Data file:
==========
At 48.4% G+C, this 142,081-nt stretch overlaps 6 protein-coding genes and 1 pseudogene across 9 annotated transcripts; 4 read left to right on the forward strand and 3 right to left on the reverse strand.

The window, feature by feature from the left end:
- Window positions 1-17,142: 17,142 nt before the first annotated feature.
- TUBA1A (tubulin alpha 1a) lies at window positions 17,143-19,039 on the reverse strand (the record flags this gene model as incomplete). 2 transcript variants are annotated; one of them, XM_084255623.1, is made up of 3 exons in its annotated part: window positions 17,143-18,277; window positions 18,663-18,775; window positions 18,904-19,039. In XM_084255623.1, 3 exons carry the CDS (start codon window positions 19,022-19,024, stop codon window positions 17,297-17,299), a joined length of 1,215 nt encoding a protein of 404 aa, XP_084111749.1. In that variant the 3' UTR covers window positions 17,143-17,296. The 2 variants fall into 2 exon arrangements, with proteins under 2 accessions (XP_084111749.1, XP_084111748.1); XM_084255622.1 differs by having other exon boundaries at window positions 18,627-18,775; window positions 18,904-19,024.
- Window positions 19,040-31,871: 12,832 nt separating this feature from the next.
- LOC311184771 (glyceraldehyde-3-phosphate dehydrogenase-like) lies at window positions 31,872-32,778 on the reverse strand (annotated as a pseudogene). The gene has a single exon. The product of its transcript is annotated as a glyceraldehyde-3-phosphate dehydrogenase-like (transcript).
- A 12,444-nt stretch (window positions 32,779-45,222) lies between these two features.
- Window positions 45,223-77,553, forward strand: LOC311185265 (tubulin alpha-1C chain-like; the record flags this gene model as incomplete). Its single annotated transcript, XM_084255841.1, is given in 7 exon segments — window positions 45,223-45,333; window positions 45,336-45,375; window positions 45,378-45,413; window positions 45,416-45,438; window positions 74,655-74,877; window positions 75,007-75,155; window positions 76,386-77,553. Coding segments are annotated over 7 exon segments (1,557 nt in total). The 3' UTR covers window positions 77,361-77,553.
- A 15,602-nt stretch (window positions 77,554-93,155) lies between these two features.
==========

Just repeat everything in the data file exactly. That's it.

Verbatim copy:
At 48.4% G+C, this 142,081-nt stretch overlaps 6 protein-coding genes and 1 pseudogene across 9 annotated transcripts; 4 read left to right on the forward strand and 3 right to left on the reverse strand.

The window, feature by feature from the left end:
- Window positions 1-17,142: 17,142 nt before the first annotated feature.
- TUBA1A (tubulin alpha 1a) lies at window positions 17,143-19,039 on the reverse strand (the record flags this gene model as incomplete). 2 transcript variants are annotated; one of them, XM_084255623.1, is made up of 3 exons in its annotated part: window positions 17,143-18,277; window positions 18,663-18,775; window positions 18,904-19,039. In XM_084255623.1, 3 exons carry the CDS (start codon window positions 19,022-19,024, stop codon window positions 17,297-17,299), a joined length of 1,215 nt encoding a protein of 404 aa, XP_084111749.1. In that variant the 3' UTR covers window positions 17,143-17,296. The 2 variants fall into 2 exon arrangements, with proteins under 2 accessions (XP_084111749.1, XP_084111748.1); XM_084255622.1 differs by having other exon boundaries at window positions 18,627-18,775; window positions 18,904-19,024.
- Window positions 19,040-31,871: 12,832 nt separating this feature from the next.
- LOC311184771 (glyceraldehyde-3-phosphate dehydrogenase-like) lies at window positions 31,872-32,778 on the reverse strand (annotated as a pseudogene). The gene has a single exon. The product of its transcript is annotated as a glyceraldehyde-3-phosphate dehydrogenase-like (transcript).
- A 12,444-nt stretch (window positions 32,779-45,222) lies between these two features.
- Window positions 45,223-77,553, forward strand: LOC311185265 (tubulin alpha-1C chain-like; the record flags this gene model as incomplete). Its single annotated transcript, XM_084255841.1, is given in 7 exon segments — window positions 45,223-45,333; window positions 45,336-45,375; window positions 45,378-45,413; window positions 45,416-45,438; window positions 74,655-74,877; window positions 75,007-75,155; window positions 76,386-77,553. Coding segments are annotated over 7 exon segments (1,557 nt in total). The 3' UTR covers window positions 77,361-77,553.
- A 15,602-nt stretch (window positions 77,554-93,155) lies between these two features.